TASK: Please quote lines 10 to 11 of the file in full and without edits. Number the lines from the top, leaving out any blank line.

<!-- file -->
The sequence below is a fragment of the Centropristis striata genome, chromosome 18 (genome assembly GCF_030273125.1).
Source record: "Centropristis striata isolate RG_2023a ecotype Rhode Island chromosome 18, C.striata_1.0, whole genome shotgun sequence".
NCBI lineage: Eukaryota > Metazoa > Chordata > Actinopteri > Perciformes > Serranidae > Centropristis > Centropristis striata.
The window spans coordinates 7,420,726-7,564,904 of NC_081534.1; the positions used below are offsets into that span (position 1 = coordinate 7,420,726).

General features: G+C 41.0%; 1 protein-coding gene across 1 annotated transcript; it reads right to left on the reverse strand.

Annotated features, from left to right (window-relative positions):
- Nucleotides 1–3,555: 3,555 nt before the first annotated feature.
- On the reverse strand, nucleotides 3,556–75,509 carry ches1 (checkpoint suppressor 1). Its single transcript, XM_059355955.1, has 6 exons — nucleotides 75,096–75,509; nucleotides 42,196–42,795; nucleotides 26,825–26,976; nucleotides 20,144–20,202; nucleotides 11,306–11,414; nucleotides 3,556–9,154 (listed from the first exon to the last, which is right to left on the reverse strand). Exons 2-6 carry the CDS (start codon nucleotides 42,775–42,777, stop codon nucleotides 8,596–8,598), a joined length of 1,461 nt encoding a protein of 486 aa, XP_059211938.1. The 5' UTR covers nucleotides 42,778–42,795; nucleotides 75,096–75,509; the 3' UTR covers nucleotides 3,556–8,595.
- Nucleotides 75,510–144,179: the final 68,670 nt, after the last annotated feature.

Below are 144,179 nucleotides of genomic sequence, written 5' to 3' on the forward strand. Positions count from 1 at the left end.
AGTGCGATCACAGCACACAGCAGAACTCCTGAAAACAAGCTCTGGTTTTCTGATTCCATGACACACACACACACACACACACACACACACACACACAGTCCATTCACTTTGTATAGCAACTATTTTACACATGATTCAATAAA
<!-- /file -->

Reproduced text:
Below are 144,179 nucleotides of genomic sequence, written 5' to 3' on the forward strand. Positions count from 1 at the left end.
AGTGCGATCACAGCACACAGCAGAACTCCTGAAAACAAGCTCTGGTTTTCTGATTCCATGACACACACACACACACACACACACACACACACACACAGTCCATTCACTTTGTATAGCAACTATTTTACACATGATTCAATAAA